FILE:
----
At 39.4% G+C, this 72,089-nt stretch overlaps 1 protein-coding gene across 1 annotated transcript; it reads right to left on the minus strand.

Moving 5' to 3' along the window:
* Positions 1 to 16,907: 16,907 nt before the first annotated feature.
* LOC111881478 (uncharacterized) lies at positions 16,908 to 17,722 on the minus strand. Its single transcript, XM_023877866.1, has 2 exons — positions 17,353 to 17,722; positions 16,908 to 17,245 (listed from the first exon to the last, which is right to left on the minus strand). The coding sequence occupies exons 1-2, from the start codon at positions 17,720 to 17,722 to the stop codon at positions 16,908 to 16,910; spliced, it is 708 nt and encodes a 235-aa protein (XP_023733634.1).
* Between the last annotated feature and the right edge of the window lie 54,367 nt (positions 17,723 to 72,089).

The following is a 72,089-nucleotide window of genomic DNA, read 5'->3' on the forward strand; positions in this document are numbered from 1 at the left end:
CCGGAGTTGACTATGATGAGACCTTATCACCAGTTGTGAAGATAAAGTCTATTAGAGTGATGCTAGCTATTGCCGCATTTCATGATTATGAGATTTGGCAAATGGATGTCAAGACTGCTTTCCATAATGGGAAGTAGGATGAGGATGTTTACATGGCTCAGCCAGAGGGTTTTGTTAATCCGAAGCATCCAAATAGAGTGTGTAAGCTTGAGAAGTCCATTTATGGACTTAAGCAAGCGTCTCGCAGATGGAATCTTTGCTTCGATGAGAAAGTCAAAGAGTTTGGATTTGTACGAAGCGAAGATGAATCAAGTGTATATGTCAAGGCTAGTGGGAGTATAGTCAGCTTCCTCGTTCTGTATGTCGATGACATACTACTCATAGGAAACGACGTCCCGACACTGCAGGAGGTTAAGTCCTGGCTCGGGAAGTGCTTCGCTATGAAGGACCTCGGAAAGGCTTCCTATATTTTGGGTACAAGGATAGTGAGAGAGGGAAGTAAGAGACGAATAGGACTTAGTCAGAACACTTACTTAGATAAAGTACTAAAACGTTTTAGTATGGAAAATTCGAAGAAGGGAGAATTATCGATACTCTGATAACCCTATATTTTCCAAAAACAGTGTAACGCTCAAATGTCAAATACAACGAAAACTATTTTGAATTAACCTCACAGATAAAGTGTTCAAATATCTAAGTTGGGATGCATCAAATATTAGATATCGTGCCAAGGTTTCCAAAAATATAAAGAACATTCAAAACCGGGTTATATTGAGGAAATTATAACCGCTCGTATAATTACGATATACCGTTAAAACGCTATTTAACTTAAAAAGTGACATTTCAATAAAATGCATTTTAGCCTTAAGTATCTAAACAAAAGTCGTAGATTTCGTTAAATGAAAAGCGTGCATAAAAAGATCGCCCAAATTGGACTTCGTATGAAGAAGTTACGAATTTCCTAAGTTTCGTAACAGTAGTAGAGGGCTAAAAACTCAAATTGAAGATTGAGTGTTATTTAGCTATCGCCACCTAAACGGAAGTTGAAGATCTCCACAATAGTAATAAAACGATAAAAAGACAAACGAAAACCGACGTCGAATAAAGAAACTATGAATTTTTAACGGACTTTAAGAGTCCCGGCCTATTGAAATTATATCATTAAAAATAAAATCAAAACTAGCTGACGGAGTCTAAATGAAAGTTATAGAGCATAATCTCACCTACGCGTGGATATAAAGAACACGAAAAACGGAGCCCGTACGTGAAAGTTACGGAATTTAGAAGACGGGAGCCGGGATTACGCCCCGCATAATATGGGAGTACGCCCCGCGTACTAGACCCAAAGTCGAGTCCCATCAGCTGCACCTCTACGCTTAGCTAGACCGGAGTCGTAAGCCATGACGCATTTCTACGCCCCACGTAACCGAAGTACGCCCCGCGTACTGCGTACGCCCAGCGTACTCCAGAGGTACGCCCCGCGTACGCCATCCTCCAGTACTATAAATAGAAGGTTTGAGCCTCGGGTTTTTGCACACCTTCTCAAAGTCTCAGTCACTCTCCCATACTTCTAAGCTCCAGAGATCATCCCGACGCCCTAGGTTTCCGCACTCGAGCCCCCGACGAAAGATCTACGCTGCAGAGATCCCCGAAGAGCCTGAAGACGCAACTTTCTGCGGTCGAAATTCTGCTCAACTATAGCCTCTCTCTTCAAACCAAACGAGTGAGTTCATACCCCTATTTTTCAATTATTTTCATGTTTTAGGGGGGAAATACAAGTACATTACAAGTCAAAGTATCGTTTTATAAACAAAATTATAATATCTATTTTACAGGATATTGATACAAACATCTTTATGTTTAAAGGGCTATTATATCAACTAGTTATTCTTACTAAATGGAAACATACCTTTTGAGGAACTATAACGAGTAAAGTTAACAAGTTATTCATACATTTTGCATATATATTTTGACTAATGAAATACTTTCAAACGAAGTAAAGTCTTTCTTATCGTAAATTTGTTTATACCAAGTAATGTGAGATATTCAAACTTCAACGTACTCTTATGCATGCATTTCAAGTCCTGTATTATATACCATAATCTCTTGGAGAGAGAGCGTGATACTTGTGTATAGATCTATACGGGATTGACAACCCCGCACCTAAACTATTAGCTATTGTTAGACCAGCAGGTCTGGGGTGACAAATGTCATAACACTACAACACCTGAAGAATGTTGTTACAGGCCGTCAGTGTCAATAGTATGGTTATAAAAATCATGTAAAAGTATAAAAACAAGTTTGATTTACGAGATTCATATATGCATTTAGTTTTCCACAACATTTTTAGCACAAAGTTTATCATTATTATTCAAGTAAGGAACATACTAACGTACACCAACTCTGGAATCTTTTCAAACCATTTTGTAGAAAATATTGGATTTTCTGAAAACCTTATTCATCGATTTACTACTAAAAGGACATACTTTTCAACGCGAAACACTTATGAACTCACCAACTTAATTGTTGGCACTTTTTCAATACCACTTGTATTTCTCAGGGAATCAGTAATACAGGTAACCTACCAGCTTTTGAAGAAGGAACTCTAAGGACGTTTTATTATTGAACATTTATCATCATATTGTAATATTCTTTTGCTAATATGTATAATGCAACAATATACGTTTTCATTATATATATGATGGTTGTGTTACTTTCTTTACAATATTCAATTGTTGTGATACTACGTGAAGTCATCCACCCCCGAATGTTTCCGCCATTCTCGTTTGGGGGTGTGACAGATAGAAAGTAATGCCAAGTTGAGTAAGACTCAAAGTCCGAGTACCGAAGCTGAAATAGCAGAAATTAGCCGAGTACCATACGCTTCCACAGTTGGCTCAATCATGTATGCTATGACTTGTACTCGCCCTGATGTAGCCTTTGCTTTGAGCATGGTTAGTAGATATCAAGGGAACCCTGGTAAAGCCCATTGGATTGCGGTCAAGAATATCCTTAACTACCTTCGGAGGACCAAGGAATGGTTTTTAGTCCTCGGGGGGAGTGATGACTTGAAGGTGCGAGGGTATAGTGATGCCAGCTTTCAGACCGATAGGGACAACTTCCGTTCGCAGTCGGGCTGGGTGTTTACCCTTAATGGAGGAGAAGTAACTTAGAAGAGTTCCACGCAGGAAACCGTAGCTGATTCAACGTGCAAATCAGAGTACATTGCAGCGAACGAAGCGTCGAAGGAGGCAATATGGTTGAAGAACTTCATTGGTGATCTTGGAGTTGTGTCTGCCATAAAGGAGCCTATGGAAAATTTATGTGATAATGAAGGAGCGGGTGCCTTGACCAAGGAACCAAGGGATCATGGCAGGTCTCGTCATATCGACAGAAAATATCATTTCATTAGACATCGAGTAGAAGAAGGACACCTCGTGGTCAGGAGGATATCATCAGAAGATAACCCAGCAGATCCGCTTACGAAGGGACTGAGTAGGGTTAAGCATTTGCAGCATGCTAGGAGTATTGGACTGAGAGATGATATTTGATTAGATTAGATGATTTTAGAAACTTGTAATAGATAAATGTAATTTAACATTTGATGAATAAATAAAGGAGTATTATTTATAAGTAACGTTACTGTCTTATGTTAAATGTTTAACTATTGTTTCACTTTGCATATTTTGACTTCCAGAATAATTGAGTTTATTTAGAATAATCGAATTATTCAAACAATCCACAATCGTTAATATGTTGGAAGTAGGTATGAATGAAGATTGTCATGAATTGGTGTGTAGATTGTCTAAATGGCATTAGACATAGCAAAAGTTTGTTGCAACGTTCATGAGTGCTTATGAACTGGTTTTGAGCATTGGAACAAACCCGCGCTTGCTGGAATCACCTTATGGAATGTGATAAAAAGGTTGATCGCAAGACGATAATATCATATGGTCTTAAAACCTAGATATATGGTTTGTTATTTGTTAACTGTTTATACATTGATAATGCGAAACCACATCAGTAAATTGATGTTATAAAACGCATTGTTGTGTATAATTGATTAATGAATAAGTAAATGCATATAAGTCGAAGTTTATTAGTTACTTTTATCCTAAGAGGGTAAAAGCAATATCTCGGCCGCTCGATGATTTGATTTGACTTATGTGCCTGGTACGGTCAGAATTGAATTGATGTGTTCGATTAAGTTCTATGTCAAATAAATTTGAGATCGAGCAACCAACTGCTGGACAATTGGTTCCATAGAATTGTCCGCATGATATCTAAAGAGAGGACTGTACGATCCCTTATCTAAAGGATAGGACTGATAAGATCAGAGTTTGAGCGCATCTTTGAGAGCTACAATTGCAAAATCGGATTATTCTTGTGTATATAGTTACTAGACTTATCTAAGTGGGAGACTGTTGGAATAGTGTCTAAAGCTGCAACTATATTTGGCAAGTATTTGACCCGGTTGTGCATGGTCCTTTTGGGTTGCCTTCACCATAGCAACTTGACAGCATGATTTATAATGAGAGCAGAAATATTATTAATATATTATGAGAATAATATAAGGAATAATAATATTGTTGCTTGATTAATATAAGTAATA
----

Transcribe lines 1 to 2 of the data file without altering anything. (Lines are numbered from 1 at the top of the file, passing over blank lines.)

At 39.4% G+C, this 72,089-nt stretch overlaps 1 protein-coding gene across 1 annotated transcript; it reads right to left on the minus strand.

Moving 5' to 3' along the window: